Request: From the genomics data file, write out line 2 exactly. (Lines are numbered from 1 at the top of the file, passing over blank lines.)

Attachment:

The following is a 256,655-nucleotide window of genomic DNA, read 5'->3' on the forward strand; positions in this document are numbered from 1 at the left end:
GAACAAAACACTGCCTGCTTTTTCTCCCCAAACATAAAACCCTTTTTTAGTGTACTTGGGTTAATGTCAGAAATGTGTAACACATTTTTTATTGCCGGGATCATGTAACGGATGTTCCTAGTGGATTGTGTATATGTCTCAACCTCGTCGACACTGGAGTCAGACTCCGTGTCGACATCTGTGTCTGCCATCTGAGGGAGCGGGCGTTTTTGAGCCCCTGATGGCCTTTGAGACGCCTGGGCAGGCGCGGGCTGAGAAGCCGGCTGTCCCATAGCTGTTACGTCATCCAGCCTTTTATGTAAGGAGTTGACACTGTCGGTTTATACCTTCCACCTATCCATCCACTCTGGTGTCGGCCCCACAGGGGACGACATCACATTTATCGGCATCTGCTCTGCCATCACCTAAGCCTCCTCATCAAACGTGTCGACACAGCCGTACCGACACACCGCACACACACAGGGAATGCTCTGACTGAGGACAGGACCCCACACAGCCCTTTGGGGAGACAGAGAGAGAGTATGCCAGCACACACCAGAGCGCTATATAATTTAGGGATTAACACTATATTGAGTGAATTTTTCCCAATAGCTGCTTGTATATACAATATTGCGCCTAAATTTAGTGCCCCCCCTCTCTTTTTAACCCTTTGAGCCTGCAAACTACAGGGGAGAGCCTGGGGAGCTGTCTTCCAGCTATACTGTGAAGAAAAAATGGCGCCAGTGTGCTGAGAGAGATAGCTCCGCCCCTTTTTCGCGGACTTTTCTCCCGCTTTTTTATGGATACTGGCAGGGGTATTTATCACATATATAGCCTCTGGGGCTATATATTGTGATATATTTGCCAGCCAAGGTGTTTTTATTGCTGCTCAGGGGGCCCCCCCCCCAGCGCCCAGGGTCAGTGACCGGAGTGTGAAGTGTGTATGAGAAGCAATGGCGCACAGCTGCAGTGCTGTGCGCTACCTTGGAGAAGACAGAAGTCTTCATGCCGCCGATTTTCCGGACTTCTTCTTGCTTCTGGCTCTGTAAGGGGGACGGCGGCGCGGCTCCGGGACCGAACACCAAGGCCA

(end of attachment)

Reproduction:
GAACAAAACACTGCCTGCTTTTTCTCCCCAAACATAAAACCCTTTTTTAGTGTACTTGGGTTAATGTCAGAAATGTGTAACACATTTTTTATTGCCGGGATCATGTAACGGATGTTCCTAGTGGATTGTGTATATGTCTCAACCTCGTCGACACTGGAGTCAGACTCCGTGTCGACATCTGTGTCTGCCATCTGAGGGAGCGGGCGTTTTTGAGCCCCTGATGGCCTTTGAGACGCCTGGGCAGGCGCGGGCTGAGAAGCCGGCTGTCCCATAGCTGTTACGTCATCCAGCCTTTTATGTAAGGAGTTGACACTGTCGGTTTATACCTTCCACCTATCCATCCACTCTGGTGTCGGCCCCACAGGGGACGACATCACATTTATCGGCATCTGCTCTGCCATCACCTAAGCCTCCTCATCAAACGTGTCGACACAGCCGTACCGACACACCGCACACACACAGGGAATGCTCTGACTGAGGACAGGACCCCACACAGCCCTTTGGGGAGACAGAGAGAGAGTATGCCAGCACACACCAGAGCGCTATATAATTTAGGGATTAACACTATATTGAGTGAATTTTTCCCAATAGCTGCTTGTATATACAATATTGCGCCTAAATTTAGTGCCCCCCCTCTCTTTTTAACCCTTTGAGCCTGCAAACTACAGGGGAGAGCCTGGGGAGCTGTCTTCCAGCTATACTGTGAAGAAAAAATGGCGCCAGTGTGCTGAGAGAGATAGCTCCGCCCCTTTTTCGCGGACTTTTCTCCCGCTTTTTTATGGATACTGGCAGGGGTATTTATCACATATATAGCCTCTGGGGCTATATATTGTGATATATTTGCCAGCCAAGGTGTTTTTATTGCTGCTCAGGGGGCCCCCCCCCCAGCGCCCAGGGTCAGTGACCGGAGTGTGAAGTGTGTATGAGAAGCAATGGCGCACAGCTGCAGTGCTGTGCGCTACCTTGGAGAAGACAGAAGTCTTCATGCCGCCGATTTTCCGGACTTCTTCTTGCTTCTGGCTCTGTAAGGGGGACGGCGGCGCGGCTCCGGGACCGAACACCAAGGCCA